Depending on your house layout, having some mass like a half wall by the woodstove for design or to set things on is usually very doable and nice, can be bricks or cob.  Add mass to the wall behind it.  You can easily earth plaster ( thin cob, same thing) the wall behind and other walls if you want, you paint the drywall with sand mixed into the primer to give it some bite ( you have to keep stirring it constantly) so then the mud will stick.  Once the first layer of mud is on it is more compatible to thicker layers.  So, one way to go if not much cash and if you want to move your easthetic that way.

    Building A Small Cob Wall

     

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  • From: Paul Wheaton: Building A Better World In Your Backyard
  • Thu, Aug 22, 2019 - 12:27pm

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    mntnhousepermi

    mntnhousepermi

    Status Bronze Member (Offline)

    Joined: Feb 19 2016

    Posts: 159

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    Cooking/rocket/sun oven

    Yes, I like many ways to heat food.  I have 2 sun ovens because my household used to be larger.  I have made alot of bread too, and it doesnt need as much babysitting as you would think, especially depending on where you angle to oven, in other words it can be in “preheat” mode for longer then higher heat later.  It is very hard to burn things.  You could overcook cookies, I would not put those in for all day, nor hard boiled eggs.  But, soup  and bread  in the newer stacking pots they come with works great.  The bread is a large enough mass. Even if not ideal, it is great.  Another combo we used to do is soup in one and an apple crisp or similar in the other.  I have been cooking in sun ovens for more than a decade.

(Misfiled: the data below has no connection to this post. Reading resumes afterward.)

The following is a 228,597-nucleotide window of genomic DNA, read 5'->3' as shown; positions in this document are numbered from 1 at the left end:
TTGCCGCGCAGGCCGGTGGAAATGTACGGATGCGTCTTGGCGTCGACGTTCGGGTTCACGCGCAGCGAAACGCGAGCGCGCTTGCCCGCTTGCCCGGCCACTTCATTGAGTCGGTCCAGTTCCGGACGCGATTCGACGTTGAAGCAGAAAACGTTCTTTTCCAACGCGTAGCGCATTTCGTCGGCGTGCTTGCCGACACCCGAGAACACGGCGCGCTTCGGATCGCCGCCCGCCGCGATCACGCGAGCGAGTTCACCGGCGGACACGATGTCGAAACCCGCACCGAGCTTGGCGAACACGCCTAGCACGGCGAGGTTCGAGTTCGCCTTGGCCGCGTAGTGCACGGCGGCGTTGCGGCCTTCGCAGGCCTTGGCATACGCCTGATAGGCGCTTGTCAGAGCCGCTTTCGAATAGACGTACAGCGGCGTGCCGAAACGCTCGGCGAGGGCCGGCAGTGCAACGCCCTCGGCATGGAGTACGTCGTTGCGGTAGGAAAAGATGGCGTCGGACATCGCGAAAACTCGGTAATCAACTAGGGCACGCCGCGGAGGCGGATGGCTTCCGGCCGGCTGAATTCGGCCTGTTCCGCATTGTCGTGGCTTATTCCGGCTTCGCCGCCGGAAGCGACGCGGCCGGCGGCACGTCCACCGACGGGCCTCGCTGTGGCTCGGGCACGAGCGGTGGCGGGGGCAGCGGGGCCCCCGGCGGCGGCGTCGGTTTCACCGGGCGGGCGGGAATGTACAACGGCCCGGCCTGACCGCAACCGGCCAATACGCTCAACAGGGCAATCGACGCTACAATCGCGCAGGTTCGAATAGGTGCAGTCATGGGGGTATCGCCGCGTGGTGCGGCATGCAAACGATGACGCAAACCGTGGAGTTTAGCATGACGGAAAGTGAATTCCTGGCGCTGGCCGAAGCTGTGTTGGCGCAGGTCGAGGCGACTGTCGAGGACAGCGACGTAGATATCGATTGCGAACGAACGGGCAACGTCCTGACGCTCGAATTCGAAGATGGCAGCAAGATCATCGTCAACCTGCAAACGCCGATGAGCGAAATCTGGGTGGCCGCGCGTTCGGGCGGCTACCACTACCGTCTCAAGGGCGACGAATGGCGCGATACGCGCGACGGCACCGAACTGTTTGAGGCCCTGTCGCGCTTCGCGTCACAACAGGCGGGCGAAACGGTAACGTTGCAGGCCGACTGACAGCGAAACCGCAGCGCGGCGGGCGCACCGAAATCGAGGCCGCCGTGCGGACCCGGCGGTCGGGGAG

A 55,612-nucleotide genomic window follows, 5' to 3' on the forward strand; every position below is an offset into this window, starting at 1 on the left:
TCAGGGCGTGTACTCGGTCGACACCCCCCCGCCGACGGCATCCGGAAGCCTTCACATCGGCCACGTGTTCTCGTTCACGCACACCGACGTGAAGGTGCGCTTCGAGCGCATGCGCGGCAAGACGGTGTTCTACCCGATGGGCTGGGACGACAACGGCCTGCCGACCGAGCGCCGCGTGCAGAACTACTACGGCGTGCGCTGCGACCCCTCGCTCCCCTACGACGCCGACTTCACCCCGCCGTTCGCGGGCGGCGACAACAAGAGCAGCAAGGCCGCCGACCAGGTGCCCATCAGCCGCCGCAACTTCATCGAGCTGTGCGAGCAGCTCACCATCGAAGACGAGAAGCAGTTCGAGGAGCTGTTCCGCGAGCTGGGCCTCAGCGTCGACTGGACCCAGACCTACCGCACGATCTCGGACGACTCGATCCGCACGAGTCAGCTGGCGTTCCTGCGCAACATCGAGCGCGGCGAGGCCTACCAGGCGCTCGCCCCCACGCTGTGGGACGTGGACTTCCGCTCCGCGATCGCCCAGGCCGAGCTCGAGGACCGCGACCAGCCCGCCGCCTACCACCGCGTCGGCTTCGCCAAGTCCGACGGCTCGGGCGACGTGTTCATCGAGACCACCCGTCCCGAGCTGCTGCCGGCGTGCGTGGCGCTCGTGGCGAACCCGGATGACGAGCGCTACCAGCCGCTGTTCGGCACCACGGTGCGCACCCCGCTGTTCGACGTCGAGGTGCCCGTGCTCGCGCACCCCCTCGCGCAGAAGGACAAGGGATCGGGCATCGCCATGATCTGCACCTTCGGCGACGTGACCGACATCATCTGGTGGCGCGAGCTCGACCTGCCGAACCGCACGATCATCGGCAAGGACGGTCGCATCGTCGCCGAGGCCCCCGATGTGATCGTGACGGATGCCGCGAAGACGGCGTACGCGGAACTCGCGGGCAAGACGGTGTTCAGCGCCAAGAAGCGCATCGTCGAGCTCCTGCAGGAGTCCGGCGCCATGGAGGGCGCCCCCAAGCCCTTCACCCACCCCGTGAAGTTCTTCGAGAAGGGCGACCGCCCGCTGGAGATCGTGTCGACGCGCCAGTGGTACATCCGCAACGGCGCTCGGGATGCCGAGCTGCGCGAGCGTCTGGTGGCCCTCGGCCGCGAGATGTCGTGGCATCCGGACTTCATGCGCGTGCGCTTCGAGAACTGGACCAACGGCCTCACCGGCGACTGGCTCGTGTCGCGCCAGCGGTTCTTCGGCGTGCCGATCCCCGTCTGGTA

I bought the rocket stove for emergency preparedness mostly, we have used it to heat a large granny ware canning pot full of water to dip chickens at slaughter and was amazed that it would heat such a large pot so well, we have done this a few times.  SO that tests the useage of needing to make soup for a neighborhood in case of disaster, etc….  Usually at my place the sun oven can be used or it is raining and I have a fire in the wood stove which can also be cooked on, but there could also be those in between days of overcast but not cold when such a cooking mode is needed.  The rocket stove is of course more hands on than the sun oven as it needs to be fed.